Treating Occupational Asthma

After having read our occupational asthma symptoms and causes pages if you believe that you may have a case of occupational asthma it is important that you seek the advice of a qualified medical practitioner for their considered advice.

Two very important aspects for prevention and mitigation of the disease is through reducing exposure to harmful substances that might have caused the asthma condition and also removing yourself entirely from the workplace environment that may have caused the asthma. By obtaining an early diagnosis of occupational asthma you will be able to reduce your exposure and remove yourself from the workplace situation as soon as possible.

Occupational asthma cases are often not diagnosed correctly because doctors rarely ask the sufferer whether asthmatic symptoms are related to work. A study in the United States suggested that around 15% ask this important question, so if you believe that there might be a link between work conditions and a possible asthmatic condition it is important to relay this information to the medical professional.

Diagnosing occupational asthma

There are a number of different stages to the diagnosis of occupational asthma which all take place over time.

  • A person with a suspected case of occupational asthma should be asked to perform serial peak flow measurements several times per day. This should be conducted for at least 3 weeks and it should be conducted both in work and outside of work.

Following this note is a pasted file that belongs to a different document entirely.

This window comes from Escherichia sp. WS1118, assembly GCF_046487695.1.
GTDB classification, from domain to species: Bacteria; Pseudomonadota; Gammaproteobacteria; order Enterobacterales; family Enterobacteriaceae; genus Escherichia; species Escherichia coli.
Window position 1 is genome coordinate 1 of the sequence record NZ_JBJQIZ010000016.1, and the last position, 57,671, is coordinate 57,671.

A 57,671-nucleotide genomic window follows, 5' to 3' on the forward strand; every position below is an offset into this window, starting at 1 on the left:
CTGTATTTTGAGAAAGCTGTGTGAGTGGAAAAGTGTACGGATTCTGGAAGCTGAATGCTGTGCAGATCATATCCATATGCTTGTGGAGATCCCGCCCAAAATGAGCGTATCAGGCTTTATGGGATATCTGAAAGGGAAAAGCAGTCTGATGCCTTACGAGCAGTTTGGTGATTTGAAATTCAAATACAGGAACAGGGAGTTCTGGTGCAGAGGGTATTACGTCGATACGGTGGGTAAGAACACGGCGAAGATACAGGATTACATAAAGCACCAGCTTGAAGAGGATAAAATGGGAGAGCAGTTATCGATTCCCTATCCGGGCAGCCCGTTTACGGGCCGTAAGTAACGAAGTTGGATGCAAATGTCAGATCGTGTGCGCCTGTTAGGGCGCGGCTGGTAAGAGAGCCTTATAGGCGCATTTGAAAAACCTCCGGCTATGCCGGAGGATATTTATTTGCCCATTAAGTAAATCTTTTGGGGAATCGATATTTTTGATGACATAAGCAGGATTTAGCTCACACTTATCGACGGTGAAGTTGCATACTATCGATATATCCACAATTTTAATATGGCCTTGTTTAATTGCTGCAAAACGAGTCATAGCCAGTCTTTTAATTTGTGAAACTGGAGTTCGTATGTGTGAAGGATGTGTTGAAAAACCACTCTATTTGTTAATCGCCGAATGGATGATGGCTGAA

• Skin prick tests to check for allergen reactions.
  • IgE (Immunoglobulin E) antibody tests.

If there is any uncertainty in the diagnosis of occupational asthma the medical professional should refer a patient to a specialist in occupational lung diseases for further examination.


Managing the work environment is a large part of treating occupational asthma. By reducing exposure and/or removing entirely the harmful substances, the condition can be managed.

Inhalers are often used in the treatment of occupational asthma as they are an effective mechanism for getting the asthma medicine directly into the lungs. Inhalers are similar to small pressurised deodorant cans or air fresheners. You will usually press a button whilst inhaling the medicine at the same time. Some are not pressurised canisters, rather you press a button to burst a capsule and inhale the powder.

It is not uncommon to use a spacer in conjunction with an inhaler as this can help to improve the levels of medicine that enters the lungs. Nebulizers can also be used for moderate or mild cases.

When occupational asthma is severe or the sufferer is undergoing an asthma attack oxygen can be used to help with symptoms.